– For every KES 20,000 after the first KES 100,000: KES 120, subject to a maximum of KES 60,000.
– Filing fee for three forms: KES 600.
Step 6: PIN
Register with the Kenya Revenue Authority for a PIN which takes a day at no cost.
Registration for a personal and a company identification number (PIN) is required to register for the VAT (PIN certificates of at least two directors or 2 shareholders or a director and the secretary are required), the local service tax, and the pay-as-you-earn (PAYE) tax. The founder must file the certificate of registration and a copy of the memorandum and articles of association.
Step 7: VAT Certificate
Register with the VAT office which will take you 1-2 days at no charge.
The application for a VAT Certificate must be supported with application form, copies of the Certificate of Incorporation, the PIN Certificate for the company and 2 of its directors and Memorandum and Articles of Association.
Step 8: Business permit
Apply for a business permit which takes 5 days at a cost of KES 5,000.
The fee to apply for a business permit varies depending on the type of business, number of employees, and size of the company’s premises. The fee is payable to the Nairobi City Council, Licensing Department. The City Council will issue a business permit.
Fee schedule for business permit:
– Medium trader, shop, or retail service from 5 to 20 employees and/or premises 50–300 sq. m. (fair location): KES 5,000.
-Mid-size business of 50 employees and premises 300 sq. m.: about KES 20,000 to KES 50,000, depending on the nature of the business.
The Licensing Laws (Repeals and Amendments) Act , 2006 (enacted in December of 2006 and came into effect on May, first, 2007), amends the Local Government Act (Cap. 265) by reducing the number of business permits required for a distributor of goods or provider of services to carry on its business activities. Applicants having obtained a business permit to operate from one local authority will not be required to obtain another business permit in another local authority. In addition, business permit applicants will have an opportunity to elect whether to apply for a 1- or 2-year permit. The 2006 law also eliminated the requirement to obtain a trading license in addition to the permit.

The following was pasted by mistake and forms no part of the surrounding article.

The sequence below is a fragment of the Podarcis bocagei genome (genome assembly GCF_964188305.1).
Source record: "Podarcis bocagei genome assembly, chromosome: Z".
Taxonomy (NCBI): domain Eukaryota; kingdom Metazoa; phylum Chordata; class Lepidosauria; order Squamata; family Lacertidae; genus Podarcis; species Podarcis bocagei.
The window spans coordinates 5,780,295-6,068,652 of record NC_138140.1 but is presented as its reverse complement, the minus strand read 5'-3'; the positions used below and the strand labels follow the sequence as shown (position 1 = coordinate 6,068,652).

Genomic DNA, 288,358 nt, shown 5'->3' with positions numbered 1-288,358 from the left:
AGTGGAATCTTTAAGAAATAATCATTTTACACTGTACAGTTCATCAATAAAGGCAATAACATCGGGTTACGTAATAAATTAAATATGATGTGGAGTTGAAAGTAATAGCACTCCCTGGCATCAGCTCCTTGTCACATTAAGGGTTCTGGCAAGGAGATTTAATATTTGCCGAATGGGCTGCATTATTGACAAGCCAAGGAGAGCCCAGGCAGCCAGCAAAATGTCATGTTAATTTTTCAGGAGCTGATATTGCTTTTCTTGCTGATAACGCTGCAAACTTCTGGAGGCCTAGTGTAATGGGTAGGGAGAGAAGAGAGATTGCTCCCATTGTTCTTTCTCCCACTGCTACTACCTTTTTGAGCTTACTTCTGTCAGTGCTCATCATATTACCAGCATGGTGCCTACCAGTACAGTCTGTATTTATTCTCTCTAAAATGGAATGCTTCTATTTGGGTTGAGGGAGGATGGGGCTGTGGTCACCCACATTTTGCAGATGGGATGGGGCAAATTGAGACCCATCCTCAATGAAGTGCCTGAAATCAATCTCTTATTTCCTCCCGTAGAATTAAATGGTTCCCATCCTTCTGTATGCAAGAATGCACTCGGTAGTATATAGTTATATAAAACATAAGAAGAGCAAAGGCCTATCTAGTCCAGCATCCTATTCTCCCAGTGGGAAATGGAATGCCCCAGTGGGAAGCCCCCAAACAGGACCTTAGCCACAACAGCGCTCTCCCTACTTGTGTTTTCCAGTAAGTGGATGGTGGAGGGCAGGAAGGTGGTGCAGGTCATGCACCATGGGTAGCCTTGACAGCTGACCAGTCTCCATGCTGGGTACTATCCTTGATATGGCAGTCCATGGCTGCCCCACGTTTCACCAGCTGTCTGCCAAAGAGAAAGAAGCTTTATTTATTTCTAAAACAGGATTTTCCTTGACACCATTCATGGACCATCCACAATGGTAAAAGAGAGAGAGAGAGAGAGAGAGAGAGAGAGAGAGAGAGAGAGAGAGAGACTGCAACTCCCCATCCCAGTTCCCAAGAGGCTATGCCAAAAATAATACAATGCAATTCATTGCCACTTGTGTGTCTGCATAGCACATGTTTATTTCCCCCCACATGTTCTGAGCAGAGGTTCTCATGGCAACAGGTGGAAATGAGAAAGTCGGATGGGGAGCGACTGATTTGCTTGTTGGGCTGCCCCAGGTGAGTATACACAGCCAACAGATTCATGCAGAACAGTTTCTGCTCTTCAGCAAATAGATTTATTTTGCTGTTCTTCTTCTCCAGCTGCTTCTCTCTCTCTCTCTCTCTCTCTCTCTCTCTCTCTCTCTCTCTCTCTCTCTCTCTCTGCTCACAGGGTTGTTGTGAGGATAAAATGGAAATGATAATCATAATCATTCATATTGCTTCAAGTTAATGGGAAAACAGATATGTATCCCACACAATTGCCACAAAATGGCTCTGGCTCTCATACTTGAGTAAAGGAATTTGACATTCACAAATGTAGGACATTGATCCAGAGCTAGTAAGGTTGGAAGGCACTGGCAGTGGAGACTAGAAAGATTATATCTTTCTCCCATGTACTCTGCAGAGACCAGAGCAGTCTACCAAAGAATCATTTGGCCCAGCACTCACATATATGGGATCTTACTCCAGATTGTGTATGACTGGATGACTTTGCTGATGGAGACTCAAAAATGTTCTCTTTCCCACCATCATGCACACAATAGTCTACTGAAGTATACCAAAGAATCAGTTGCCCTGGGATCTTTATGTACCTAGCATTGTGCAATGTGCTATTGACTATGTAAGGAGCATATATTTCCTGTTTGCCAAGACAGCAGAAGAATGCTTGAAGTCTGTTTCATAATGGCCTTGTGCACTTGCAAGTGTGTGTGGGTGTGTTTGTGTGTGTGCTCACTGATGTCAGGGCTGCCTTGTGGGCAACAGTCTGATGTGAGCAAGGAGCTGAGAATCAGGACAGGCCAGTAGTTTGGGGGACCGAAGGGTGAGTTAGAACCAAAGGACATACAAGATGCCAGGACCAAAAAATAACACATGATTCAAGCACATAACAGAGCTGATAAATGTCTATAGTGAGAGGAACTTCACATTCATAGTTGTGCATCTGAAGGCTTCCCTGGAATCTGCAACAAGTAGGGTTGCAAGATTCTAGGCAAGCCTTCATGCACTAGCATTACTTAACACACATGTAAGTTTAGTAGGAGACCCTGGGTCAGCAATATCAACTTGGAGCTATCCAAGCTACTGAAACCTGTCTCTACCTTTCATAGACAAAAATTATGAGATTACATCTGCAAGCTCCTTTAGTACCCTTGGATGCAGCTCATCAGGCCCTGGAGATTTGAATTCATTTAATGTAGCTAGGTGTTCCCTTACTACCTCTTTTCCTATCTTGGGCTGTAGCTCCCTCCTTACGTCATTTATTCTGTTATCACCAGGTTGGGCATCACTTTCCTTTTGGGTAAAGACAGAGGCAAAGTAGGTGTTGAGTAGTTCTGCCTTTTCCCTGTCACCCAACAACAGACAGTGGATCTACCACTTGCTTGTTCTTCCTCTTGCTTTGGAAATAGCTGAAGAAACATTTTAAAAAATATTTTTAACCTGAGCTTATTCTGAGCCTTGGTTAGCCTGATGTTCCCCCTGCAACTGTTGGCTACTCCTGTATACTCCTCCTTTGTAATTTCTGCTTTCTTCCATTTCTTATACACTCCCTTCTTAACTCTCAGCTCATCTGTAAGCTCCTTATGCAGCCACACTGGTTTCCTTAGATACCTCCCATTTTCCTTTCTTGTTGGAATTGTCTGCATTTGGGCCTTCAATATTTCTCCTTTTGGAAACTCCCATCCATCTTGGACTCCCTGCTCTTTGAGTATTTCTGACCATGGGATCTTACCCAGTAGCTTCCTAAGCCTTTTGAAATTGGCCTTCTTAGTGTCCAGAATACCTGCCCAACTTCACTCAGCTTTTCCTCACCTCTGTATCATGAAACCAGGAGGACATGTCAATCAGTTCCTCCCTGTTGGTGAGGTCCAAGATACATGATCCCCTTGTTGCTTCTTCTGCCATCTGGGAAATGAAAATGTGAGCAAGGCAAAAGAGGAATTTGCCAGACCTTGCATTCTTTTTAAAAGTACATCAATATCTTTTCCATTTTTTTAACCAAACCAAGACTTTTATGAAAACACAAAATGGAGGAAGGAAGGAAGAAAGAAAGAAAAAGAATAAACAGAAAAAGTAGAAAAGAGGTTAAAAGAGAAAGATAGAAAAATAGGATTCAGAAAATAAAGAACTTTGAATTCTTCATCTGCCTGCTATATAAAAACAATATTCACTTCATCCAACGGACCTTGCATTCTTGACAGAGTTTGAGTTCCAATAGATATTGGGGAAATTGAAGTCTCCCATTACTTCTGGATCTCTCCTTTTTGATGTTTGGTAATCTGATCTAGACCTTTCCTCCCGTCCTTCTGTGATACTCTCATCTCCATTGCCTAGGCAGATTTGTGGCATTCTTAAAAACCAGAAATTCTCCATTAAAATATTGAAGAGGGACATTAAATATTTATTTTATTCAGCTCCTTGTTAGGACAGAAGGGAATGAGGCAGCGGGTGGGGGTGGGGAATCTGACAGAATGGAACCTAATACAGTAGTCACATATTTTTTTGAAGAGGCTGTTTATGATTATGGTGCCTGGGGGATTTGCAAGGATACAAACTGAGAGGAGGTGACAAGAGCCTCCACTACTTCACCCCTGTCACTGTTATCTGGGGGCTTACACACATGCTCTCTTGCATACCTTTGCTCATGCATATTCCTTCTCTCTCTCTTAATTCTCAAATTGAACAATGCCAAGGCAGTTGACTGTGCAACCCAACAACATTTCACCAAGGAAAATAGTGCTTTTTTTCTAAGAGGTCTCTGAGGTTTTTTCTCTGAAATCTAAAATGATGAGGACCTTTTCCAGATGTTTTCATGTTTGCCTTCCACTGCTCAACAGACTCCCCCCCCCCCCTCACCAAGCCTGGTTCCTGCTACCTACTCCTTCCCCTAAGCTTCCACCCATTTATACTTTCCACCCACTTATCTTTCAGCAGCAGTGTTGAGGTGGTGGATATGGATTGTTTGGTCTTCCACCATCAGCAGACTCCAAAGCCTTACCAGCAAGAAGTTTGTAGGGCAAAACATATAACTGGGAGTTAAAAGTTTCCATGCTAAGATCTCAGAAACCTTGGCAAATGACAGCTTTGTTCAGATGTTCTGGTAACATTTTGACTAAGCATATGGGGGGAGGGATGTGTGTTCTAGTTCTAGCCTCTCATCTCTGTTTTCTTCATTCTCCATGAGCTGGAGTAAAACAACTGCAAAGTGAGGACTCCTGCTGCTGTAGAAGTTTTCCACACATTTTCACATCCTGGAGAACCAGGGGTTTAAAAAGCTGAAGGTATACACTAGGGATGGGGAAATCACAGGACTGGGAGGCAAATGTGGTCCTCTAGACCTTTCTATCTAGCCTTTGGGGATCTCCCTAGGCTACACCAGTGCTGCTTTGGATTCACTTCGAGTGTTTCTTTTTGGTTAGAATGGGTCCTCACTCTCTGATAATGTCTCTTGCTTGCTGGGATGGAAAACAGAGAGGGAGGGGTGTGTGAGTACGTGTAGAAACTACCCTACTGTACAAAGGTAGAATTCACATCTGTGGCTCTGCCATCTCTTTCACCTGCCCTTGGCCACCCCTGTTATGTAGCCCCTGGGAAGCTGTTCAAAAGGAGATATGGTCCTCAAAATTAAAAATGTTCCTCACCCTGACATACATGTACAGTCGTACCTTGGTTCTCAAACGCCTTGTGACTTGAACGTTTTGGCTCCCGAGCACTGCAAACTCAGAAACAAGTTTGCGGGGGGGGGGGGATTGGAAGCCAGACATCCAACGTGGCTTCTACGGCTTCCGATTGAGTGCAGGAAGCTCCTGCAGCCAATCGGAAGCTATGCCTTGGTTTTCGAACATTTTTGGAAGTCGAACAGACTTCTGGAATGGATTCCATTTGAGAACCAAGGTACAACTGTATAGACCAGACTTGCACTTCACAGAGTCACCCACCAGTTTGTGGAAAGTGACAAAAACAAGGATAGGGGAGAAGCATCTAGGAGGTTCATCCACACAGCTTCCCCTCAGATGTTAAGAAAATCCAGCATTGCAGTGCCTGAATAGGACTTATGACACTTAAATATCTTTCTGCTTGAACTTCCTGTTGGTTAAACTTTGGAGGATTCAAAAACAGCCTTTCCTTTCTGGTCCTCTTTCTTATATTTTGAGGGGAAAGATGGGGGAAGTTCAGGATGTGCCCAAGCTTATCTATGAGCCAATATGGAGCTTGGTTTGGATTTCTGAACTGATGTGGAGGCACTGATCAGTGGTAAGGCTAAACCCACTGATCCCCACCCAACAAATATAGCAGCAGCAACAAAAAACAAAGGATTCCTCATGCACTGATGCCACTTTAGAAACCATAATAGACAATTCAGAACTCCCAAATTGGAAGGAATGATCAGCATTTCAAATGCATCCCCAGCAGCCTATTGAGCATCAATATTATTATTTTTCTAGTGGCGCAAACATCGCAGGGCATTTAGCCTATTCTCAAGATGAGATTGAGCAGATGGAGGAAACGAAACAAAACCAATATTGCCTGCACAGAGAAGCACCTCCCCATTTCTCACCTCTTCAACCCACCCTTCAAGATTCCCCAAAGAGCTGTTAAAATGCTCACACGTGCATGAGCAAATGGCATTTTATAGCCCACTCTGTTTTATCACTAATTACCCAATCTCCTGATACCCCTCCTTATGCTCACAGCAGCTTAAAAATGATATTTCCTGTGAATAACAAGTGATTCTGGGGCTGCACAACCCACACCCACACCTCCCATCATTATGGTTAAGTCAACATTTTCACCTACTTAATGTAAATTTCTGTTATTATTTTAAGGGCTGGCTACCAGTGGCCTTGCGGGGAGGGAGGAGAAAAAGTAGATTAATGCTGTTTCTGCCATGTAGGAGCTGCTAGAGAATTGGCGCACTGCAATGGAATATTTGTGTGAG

Step 9: NSSF registration
Register with the National Social Security Fund (NSSF) which should take a day with no charge.
The National Social Security Fund provides the employee with a lump-sum retirement benefit. Historically, the rate of return paid by the state is considerably less than that achieved by private schemes, but participation is mandatory. The employer pays a standard contribution of about 1% of salary, subject to a maximum of KES 400 per month. Half the contribution is deductible from the employee’s salary. The precise amount of the contribution (where less than the maximum) is determined by reference to salary bands.
Step 10: NHIF registration
Register with the National Hospital Insurance Fund (NHIF) which should take 1 day at no charge.
An employee contributes a fixed sum to the National Hospital Insurance Fund (NHIF), which is deducted by the employer from the employees’ salary. The maximum contribution is KES 320 per month. The contributions are used to offset the costs of medical treatment, but only cover a fraction of actual costs. Hence, many companies provide employees with medical insurance.
Step 11: Pay as you earn (PAYE)
Register for PAYE which will take 1 day at no charge.
Step 12: Company seal
Make a company seal after a certificate of incorporation has been issued which takes 2 days at a cost ranging between KES 2,500 and KES 3,500
Seals are made by private entities who require sight of a copy of the certificate of incorporation
On paper, your business is now ready to commence operations and start trading, there may be other undocumented but widely known hurdles, but these should get you going by the book.